The past decades saw a remarkable growth of the organic food market. Its value on the world market is expected to soar to $262.85 billion by 2022. Consumers now demand more transparency on food safety and on their food choices, wanting the story behind the food they buy.
Organic and SRP rice require tedious attention. Source areas should not be contaminated; this limits our supply areas to remote locations not using chemical fertilizers. At low yield of 1-2 ton per hectare, farmers may be tempted to use commercial fertilizers than natural production. Strict Internal Control System would ensure compliance to standards. Incentives are needed on fair price above current cost and a premium over price.
Issues on The Organic Food Industry in Cambodia
Historically, a significant portion of the Cambodian paddy rice crop was purchased, then milled by Thai and Vietnam companies. Vietnam traders still influence the price of paddy in southern Cambodia. Small Cambodian mills still processed almost 50 percent of the farm paddy output; these are constrained by outdate milling technology and low working capital leading to losses of rice yield and quality. There are few good storage facilities in Cambodia. There is a lack of a domestic testing laboratory and we exporters use laboratories outside of the country, thus more expensive and time consuming.
Logistical challenges results to higher port, transport and energy costs. We lack heavy barge and railway transport. All bagged rice is trucked to Phnom Penh, loaded into containers and then shipped out via container ports. We lack a deep-water port which preclude us from competing in the 5-million-ton rice bulk trade in Asia and West Africa. Our irrigation infrastructure is also undeveloped, covering merely 22 percent of areas under paddy rice cultivation, thus, exacerbating the risk of flood and drought as the climate changes.
There were depressed rice prices globally the past five years. This resulted from the glut of state-subsidized Thai rice stocks up to 2016; rice-importing countries, like Nigeria, imposing self-sustainability measures; Myanmar entering the market; and, weak intra-trade for rice exports within ASEAN due to unaddressed shipping rights, etc. World rice prices remained low since 2013. Lately, there is also increasing competition on high-value rice exports, as Vietnam rice policy shifted towards high quality (aromatic) rice along with Myanmar’s entry.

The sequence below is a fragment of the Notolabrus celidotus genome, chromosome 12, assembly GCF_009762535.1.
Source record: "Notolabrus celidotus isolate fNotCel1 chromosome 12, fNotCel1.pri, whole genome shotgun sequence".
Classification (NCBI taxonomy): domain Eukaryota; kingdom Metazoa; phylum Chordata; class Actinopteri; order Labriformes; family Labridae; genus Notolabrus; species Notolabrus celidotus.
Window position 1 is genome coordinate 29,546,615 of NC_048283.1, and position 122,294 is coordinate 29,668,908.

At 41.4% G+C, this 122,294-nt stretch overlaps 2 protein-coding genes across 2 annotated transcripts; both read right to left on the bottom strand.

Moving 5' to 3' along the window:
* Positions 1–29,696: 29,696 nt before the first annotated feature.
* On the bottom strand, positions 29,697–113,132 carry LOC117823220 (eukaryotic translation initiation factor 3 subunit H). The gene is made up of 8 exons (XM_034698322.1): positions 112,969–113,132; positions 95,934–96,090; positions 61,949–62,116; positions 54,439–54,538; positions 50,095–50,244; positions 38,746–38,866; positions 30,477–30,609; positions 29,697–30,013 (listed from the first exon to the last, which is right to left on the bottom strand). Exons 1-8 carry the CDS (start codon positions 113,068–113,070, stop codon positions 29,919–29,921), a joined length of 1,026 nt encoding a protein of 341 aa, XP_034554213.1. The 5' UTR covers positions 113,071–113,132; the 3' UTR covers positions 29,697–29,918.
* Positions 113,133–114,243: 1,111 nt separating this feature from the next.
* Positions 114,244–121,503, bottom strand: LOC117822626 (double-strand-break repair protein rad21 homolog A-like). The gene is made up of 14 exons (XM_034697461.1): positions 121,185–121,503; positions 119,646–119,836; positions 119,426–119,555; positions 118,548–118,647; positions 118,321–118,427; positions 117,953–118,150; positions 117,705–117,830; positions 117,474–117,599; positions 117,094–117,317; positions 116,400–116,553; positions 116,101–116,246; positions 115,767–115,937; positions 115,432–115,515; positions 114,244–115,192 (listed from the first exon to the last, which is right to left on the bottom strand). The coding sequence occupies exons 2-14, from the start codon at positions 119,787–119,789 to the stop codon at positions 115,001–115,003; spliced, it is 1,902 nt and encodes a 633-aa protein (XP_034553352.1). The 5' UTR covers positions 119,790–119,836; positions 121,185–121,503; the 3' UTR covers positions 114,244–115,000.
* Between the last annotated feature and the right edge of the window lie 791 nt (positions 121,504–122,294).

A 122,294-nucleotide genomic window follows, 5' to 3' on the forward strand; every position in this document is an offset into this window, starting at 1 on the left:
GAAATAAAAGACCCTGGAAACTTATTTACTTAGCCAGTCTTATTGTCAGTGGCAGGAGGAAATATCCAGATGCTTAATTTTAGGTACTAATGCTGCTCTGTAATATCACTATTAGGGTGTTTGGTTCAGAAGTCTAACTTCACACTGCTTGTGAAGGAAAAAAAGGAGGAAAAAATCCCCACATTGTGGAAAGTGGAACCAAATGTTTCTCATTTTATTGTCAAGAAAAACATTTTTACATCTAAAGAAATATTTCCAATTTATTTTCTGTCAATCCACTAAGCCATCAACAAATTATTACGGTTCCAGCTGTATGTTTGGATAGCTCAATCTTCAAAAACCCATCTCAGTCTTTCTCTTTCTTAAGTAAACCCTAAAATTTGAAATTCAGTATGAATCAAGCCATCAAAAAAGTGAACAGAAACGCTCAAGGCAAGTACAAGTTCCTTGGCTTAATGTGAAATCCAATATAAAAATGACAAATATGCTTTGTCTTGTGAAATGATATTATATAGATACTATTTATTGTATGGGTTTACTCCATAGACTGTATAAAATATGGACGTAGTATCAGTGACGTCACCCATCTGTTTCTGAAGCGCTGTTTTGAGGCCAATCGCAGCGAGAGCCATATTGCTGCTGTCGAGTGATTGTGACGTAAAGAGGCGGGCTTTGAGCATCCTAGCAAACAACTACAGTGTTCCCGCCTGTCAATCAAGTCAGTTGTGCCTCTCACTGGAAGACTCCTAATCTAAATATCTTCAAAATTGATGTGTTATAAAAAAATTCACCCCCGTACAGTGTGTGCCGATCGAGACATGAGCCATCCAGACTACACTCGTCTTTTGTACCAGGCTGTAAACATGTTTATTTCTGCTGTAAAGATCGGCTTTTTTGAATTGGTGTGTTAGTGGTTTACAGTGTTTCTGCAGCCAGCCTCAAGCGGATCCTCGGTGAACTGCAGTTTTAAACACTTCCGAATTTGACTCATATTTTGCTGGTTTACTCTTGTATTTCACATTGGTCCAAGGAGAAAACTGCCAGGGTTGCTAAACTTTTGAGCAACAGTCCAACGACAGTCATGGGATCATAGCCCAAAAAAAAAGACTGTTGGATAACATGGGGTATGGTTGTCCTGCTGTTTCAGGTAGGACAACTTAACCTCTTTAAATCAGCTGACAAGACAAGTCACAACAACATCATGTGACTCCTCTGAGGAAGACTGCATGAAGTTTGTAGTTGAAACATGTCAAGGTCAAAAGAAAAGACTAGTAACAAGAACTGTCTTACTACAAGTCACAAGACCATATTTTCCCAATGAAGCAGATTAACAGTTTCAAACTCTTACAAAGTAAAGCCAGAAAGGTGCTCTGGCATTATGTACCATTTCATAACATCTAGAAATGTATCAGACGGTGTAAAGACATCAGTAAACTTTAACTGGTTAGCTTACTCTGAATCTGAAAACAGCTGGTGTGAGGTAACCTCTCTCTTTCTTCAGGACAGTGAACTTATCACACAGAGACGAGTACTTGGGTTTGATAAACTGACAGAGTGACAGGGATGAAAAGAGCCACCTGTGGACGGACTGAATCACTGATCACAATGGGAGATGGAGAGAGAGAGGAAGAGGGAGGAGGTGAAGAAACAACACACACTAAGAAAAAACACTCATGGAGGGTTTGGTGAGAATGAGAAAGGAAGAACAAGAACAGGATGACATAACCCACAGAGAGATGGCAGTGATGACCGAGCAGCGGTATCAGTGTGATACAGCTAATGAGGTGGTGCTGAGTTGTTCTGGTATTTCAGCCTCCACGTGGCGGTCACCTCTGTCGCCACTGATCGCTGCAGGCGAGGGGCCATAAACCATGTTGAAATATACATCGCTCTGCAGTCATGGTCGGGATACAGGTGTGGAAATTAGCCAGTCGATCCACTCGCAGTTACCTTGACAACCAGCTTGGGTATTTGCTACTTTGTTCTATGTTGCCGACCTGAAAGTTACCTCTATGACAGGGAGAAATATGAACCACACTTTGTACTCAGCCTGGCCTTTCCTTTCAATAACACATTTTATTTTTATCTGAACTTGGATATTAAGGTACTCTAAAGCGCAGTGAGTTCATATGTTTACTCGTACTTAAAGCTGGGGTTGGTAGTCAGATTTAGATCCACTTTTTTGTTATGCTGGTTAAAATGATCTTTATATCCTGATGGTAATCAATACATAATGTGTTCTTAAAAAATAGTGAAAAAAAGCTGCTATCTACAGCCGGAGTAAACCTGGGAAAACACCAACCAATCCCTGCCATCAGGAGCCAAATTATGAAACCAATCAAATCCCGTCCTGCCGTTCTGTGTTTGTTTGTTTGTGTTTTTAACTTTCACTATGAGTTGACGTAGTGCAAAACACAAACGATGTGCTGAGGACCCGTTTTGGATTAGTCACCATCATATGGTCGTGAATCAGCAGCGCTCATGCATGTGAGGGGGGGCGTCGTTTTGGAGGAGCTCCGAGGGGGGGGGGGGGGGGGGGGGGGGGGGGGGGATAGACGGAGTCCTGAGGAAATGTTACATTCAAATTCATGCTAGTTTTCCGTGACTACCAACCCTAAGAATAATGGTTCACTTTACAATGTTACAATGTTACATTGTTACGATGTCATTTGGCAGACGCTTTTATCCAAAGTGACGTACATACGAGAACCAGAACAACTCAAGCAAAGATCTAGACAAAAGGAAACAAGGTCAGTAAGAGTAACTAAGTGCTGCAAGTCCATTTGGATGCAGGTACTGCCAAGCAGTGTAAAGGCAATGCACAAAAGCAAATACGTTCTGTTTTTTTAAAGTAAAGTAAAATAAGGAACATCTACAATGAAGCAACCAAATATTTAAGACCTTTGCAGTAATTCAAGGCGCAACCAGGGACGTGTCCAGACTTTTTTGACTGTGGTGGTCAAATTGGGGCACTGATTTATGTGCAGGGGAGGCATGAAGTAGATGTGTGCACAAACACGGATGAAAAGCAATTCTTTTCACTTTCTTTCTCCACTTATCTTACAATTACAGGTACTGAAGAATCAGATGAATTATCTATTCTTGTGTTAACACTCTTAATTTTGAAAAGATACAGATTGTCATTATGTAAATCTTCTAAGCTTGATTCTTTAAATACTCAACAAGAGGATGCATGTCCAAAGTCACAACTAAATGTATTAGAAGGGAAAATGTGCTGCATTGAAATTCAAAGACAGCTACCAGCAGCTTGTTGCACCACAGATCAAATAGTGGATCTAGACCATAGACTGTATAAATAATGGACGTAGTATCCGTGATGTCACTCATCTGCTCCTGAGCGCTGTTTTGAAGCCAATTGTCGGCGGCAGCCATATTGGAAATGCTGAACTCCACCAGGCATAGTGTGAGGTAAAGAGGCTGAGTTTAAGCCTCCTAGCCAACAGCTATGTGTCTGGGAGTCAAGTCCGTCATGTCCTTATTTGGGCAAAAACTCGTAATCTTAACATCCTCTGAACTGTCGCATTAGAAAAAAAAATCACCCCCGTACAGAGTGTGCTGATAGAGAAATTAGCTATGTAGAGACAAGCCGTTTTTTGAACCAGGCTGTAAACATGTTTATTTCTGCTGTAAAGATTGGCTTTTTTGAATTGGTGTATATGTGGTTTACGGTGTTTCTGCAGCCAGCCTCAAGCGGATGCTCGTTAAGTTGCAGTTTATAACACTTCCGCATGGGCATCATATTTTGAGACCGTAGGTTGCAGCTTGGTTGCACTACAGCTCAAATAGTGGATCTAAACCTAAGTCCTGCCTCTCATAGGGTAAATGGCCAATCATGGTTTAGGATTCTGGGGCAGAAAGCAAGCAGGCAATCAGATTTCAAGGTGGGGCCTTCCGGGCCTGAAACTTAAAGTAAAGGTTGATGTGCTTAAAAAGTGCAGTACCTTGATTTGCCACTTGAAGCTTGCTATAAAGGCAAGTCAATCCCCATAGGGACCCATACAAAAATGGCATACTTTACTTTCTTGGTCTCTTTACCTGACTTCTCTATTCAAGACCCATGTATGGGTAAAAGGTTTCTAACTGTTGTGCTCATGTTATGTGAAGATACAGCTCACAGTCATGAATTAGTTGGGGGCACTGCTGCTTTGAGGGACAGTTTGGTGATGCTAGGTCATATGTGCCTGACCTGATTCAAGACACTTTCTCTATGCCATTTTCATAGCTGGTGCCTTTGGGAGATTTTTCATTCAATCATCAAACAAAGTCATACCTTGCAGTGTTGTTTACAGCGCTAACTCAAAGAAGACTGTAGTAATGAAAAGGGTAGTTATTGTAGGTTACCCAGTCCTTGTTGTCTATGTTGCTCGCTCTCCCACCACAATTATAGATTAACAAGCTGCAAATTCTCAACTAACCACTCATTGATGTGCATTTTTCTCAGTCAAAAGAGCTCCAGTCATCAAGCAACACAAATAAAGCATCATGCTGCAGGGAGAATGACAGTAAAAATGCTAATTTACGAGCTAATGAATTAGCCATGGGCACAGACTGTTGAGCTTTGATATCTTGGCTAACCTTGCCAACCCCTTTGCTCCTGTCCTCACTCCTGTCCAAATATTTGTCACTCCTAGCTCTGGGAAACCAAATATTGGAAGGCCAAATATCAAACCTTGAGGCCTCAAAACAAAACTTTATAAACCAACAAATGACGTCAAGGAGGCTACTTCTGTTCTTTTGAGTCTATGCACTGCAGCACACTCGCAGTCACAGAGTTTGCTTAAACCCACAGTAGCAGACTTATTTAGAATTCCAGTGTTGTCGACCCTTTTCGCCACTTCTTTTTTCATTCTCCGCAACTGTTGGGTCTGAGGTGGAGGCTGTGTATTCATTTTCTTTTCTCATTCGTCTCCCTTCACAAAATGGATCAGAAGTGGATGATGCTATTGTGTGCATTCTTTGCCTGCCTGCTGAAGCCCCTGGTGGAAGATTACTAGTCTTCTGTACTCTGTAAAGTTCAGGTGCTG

Cambodian rice exporters confront the prospect of EU’s removal of our competitive advantage under the Everything But Arms policy. There is a possible Safeguard Clause on our rice exports arising from the European Commission inspection on Italy rice miller’s complaint.
Challenges and Needs
Five key challenges need to be addressed within the Cambodian SME rice milling and export sector:
There are weak systems in place that integrates all aspects from production-to-export. There is limited use and inadequacy of computer programs and inadequate operators training.
There were improved product specifications after organic and SRP standards were adopted. However, this needs to be strictly monitored at the production level and processor level. There are increasing standards and stricter audit on product quality, environmental health safety, and labor and fair-trade practices. Amru continue to apply to these standards at buyer country and the regional level and restructuring our operations to be compliant.
Cambodian exporters optimized EU’s EBA zero-tariff policy, but this will ultimately expire. We need to be competitive to maintain the EU market and seek to negotiate export deals with China, the Latin American and the Pan-Pacific market.
We are slow to shift practices for waste management and energy efficiency, such as rice hull gasification, organic fertilizer and the use of efficient equipment.
Currently, there remain no strong Bank-and-Business ventures for financing as a risk sharing scheme. There is also a lack of financing for stock procurement and for long-term investment. A government-backed no risk share facility (RSF) is needed.
New Investment Trends in The Industry
Cambodia has a rice surplus and areas untapped for diverse food crops for export. Foreign companies already entered the agribusiness industry. Top Asian companies are flaunting weight in rice production for exports and encroaching into the organic food industry. It will be difficult to compete with them—with their scale of investment and available capital.
Any business key step is to establish its product in the market. But after initial acceptance, scaling-up is demanding. Without capitalization, the business folds-up. Impact Investment is an important to help SME scale-up their operations. The current investment climate tends to favor business with high ROI but low sustainability. We need to advocate among the global business community for an “Ethical-Business Investment Portfolio” through combining global capital and expertise with local producers.
Amru Rice Company Ltd.
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